NHS 111

We look at the number of calls to NHS 111 and the percentage that receive clinical input.



Last updated: 27/04/2023


NHS 111 aims to ensure patients with urgent medical needs access care in the right place at the right time, by providing health advice and directing patients to different NHS services over the phone. NHS England’s 2023 delivery plan for recovering urgent and emergency care services emphasises the importance of NHS 111 and commits to making better use of clinicians to direct patients to the most appropriate form of care. In this indicator, we assess response times to NHS 111 calls and the outcomes for callers.

NHS 111 call answer times

The total number of calls made to NHS 111 has increased over time, from just over 1 million in January 2016 to 1.8 million in January 2023. The percentage of calls answered within 60 seconds has fallen over the same period, from 93% to 59%.

At the start of the coronavirus (Covid-19) pandemic, people were encouraged to call NHS 111 with concerns about symptoms of Covid-19. The number of calls increased dramatically to just under 3 million in March 2020, however only 1.4 million calls were answered. 1.1 million calls were abandoned after waiting at least 30 seconds, and only 30% of calls were answered within 60 seconds. In response to the surge in calls, an NHS 111 online service was launchedand funding was announced to increase the number of call responders.

In April 2021, some definitions were revised in the NHS 111 dataset, so ongoing data is not directly comparable with previous data. In the period between April 2021 and November 2022, there was an average of just under 1.8 million calls made each month. The percentage of calls answered within 60 seconds decreased from 73% in April 2021 to 44% in November 2022.

Rising cases of flu, concerns about Group A Streptococcus infections, and staff absence due to sickness contributed to the heightened demand for urgent care at the peak of winter in 2022. In December 2022, all urgent and emergency care services (including ambulance transport and A&E) recorded some of the worst performances on record. NHS 111 performance hit a record low where only one in five of the 2.9 million calls (a record number) made in December 2022 were answered within 60 seconds. Service performance improved in January 2023, with 59% of the 1.8 million calls answered within 60 seconds.

Abandoned NHS 111 calls

The number of calls answered by NHS 111 call handlers decreased between April 2021 and August 2022, from 1.7 million to 1.2 million, but subsequently increased slightly to 1.5 million in January 2023. It is worth noting that even though 1.6 million calls were answered in December 2022, these constitute only 54% of total calls made to NHS 111 in that month. The average proportion of calls answered each month between April 2021 and January 2023 was 77%.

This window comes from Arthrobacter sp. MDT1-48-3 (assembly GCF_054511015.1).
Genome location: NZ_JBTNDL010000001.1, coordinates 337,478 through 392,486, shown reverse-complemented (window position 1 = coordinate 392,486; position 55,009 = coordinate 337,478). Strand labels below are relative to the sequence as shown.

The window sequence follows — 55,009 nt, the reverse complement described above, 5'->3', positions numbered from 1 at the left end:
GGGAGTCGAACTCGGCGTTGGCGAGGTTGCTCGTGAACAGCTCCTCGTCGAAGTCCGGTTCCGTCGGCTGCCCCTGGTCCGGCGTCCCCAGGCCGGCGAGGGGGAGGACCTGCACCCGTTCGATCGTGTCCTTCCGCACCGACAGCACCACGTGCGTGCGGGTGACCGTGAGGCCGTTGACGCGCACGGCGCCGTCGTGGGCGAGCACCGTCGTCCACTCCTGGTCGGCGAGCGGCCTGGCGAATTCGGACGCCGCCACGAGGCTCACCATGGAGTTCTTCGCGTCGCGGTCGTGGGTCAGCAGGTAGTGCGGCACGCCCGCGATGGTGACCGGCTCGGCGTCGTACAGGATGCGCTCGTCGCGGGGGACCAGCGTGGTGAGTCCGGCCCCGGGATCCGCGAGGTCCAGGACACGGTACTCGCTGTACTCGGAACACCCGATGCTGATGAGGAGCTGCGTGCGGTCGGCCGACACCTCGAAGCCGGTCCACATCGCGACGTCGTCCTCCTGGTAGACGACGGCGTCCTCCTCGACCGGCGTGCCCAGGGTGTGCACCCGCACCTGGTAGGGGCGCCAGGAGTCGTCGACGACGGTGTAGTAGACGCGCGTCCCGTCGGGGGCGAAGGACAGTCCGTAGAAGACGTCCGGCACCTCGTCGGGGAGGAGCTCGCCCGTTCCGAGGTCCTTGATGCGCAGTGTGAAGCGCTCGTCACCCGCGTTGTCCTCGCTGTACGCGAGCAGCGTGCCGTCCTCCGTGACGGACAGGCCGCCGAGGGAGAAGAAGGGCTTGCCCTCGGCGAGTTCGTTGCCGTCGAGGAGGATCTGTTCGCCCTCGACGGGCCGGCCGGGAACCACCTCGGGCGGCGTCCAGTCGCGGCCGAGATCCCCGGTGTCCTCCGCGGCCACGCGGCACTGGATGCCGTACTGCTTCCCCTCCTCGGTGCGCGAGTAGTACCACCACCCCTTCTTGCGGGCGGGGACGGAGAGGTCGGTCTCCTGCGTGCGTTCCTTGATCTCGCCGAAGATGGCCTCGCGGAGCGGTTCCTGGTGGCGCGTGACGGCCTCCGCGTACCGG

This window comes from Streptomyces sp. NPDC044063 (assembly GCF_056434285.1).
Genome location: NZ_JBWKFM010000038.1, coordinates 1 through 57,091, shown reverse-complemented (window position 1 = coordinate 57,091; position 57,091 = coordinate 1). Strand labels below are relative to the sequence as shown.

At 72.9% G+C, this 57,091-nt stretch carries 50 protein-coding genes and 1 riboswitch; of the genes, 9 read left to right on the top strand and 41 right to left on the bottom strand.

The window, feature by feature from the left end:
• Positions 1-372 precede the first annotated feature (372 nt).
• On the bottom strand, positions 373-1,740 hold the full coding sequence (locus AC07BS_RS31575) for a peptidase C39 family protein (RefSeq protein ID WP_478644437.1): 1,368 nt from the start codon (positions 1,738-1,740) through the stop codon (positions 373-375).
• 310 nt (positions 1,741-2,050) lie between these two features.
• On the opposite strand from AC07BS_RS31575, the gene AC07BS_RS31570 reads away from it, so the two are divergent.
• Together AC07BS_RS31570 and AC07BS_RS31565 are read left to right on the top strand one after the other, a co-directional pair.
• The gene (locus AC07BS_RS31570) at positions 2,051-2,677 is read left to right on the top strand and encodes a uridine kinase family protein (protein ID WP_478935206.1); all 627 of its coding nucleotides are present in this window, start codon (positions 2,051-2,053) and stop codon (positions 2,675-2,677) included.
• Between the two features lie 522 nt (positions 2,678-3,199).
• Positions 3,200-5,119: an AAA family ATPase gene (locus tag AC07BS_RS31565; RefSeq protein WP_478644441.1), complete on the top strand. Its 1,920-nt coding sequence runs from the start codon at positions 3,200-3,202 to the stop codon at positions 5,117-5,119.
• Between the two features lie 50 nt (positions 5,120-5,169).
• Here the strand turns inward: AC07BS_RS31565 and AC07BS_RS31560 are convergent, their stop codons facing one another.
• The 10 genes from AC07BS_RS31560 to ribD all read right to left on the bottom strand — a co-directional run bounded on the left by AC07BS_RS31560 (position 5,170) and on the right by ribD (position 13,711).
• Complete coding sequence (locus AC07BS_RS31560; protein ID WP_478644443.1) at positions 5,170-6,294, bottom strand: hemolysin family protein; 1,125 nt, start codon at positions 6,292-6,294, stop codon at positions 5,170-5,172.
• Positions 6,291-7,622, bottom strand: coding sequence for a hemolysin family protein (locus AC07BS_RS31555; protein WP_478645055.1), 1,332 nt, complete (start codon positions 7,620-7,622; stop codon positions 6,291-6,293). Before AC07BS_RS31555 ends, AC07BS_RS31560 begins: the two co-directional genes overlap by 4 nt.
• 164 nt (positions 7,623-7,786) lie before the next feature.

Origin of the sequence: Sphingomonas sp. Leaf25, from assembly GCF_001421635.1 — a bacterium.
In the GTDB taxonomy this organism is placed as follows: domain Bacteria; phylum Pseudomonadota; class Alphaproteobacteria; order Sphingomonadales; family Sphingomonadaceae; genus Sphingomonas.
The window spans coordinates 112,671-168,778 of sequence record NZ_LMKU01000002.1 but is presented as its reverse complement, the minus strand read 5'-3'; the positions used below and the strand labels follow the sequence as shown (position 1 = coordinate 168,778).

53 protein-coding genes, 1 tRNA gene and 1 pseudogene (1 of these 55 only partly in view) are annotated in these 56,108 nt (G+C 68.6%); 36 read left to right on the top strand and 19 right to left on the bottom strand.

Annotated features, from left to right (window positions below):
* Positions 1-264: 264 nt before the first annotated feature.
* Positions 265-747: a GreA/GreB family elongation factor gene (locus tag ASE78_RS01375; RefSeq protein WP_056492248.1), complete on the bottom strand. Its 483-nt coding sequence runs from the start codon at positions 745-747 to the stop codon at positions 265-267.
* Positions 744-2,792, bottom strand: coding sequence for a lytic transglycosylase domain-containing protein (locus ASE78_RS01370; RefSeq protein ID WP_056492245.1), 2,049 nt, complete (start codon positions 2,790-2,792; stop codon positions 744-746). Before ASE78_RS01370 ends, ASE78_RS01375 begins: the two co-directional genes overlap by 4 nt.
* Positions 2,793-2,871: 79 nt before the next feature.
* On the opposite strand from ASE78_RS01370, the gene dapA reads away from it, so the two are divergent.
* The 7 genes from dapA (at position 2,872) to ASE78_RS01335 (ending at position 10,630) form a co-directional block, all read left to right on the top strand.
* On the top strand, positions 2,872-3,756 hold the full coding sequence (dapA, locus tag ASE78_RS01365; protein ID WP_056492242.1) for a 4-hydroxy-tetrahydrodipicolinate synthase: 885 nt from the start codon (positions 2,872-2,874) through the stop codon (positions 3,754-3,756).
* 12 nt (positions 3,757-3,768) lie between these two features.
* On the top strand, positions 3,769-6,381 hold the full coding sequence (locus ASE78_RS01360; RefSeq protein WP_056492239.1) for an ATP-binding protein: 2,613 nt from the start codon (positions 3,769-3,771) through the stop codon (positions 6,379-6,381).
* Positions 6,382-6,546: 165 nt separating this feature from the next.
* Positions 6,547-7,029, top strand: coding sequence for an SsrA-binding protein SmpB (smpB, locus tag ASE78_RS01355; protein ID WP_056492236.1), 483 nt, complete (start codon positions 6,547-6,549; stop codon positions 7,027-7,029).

Abandoned calls are those in which the caller hangs up at least 30 seconds after they have been queued to speak to an advisor. Between April 2021 and October 2021, the number of NHS 111 calls abandoned grew from 130,235 to 552,455. Over the next 12-month period (until October 2022), the number of calls abandoned fell to 242,918. Data for December 2022 shows a concerning increase from the usual average, with over 1 million calls abandoned, representing 41% of the total calls made to NHS 111 during the month. Four times as many calls were abandoned in December 2022 as in the previous or subsequent month. Abandoned calls represent an unquantifiable clinical need, as the caller’s condition hasn’t been established.

Although NHS England’s guidance published in August 2022 mandates that the proportion of calls abandoned should be less than or equal to 3%, the average proportion of calls abandoned every month following August 2022 has been six times the recommendation (18%).

Outcomes of NHS 111 calls 

NHS 111 call handlers give recommendations (technically termed as “dispositions”) to the caller based on what would be most appropriate for them to do next for their health needs. In January 2023, 621,123 callers were advised to contact/speak with primary care services. This comprised 46% of all dispositions, making it the most common recommendation following an NHS 111 call. 18% of dispositions were to attend emergency services such as A&E, and upwards of one in ten (11%) required an ambulance that was dispatched to the caller. 15% of dispositions were to practice self-care. The least common disposition was to see a pharmacist; 5,682 people (representing 0.4% of total dispositions) were recommended that course of action.  

About this data

Integrated Urgent Care Aggregate Data Collection (IUC ADC)

The IUC ADC has been published since April 2021. The number of calls answered includes only calls answered by a professional, excluding recorded messages and use of an interactive voice response message resulting in a call back. The time before the call is answered is taken from the moment the call is placed in a queue, or after any interactive message designed to steer a call to the most appropriate respondent. To be counted as answered, the call must have been picked up by a human.

For more information, see the IUC ADC Specification 2022-23.

NHS 111 Minimum Data Set

Prior to April 2021, data on NHS 111 was published in the NHS 111 Minimum Data Set. The number of calls answered in 60 seconds is measured as the number of calls answered within 60 seconds of being queued for an advisor. The percentage of calls with clinical input is the percentage of triaged calls which were answered by, or transferred to, a clinician or a clinical advisor using a Clinical Decision Support System. For more information, see the Weekly NHS 111 collection specification.